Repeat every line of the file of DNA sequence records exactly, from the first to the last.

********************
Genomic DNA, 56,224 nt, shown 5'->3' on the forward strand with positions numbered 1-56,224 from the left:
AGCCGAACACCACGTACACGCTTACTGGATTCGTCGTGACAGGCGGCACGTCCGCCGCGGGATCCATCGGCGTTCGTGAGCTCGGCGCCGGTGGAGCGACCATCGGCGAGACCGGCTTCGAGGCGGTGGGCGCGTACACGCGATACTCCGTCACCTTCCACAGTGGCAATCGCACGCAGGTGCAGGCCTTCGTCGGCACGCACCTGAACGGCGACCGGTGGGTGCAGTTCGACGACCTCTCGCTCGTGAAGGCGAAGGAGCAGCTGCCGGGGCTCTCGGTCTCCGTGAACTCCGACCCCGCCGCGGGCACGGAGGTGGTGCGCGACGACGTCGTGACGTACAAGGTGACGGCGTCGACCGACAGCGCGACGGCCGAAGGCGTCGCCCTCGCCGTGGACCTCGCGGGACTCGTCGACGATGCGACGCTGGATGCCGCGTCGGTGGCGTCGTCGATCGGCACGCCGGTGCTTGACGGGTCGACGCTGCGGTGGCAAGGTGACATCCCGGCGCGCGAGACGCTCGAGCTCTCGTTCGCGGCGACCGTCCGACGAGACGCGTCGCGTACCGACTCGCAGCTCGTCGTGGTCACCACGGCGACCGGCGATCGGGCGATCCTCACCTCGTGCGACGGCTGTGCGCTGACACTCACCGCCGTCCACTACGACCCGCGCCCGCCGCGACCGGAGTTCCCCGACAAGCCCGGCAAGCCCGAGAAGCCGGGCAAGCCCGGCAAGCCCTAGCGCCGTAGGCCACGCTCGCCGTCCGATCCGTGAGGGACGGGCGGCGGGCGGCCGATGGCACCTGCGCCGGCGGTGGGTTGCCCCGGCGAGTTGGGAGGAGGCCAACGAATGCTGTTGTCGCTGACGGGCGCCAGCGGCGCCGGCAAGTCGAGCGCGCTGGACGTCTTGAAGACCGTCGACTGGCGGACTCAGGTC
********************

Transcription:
Genomic DNA, 56,224 nt, shown 5'->3' on the forward strand with positions numbered 1-56,224 from the left:
AGCCGAACACCACGTACACGCTTACTGGATTCGTCGTGACAGGCGGCACGTCCGCCGCGGGATCCATCGGCGTTCGTGAGCTCGGCGCCGGTGGAGCGACCATCGGCGAGACCGGCTTCGAGGCGGTGGGCGCGTACACGCGATACTCCGTCACCTTCCACAGTGGCAATCGCACGCAGGTGCAGGCCTTCGTCGGCACGCACCTGAACGGCGACCGGTGGGTGCAGTTCGACGACCTCTCGCTCGTGAAGGCGAAGGAGCAGCTGCCGGGGCTCTCGGTCTCCGTGAACTCCGACCCCGCCGCGGGCACGGAGGTGGTGCGCGACGACGTCGTGACGTACAAGGTGACGGCGTCGACCGACAGCGCGACGGCCGAAGGCGTCGCCCTCGCCGTGGACCTCGCGGGACTCGTCGACGATGCGACGCTGGATGCCGCGTCGGTGGCGTCGTCGATCGGCACGCCGGTGCTTGACGGGTCGACGCTGCGGTGGCAAGGTGACATCCCGGCGCGCGAGACGCTCGAGCTCTCGTTCGCGGCGACCGTCCGACGAGACGCGTCGCGTACCGACTCGCAGCTCGTCGTGGTCACCACGGCGACCGGCGATCGGGCGATCCTCACCTCGTGCGACGGCTGTGCGCTGACACTCACCGCCGTCCACTACGACCCGCGCCCGCCGCGACCGGAGTTCCCCGACAAGCCCGGCAAGCCCGAGAAGCCGGGCAAGCCCGGCAAGCCCTAGCGCCGTAGGCCACGCTCGCCGTCCGATCCGTGAGGGACGGGCGGCGGGCGGCCGATGGCACCTGCGCCGGCGGTGGGTTGCCCCGGCGAGTTGGGAGGAGGCCAACGAATGCTGTTGTCGCTGACGGGCGCCAGCGGCGCCGGCAAGTCGAGCGCGCTGGACGTCTTGAAGACCGTCGACTGGCGGACTCAGGTC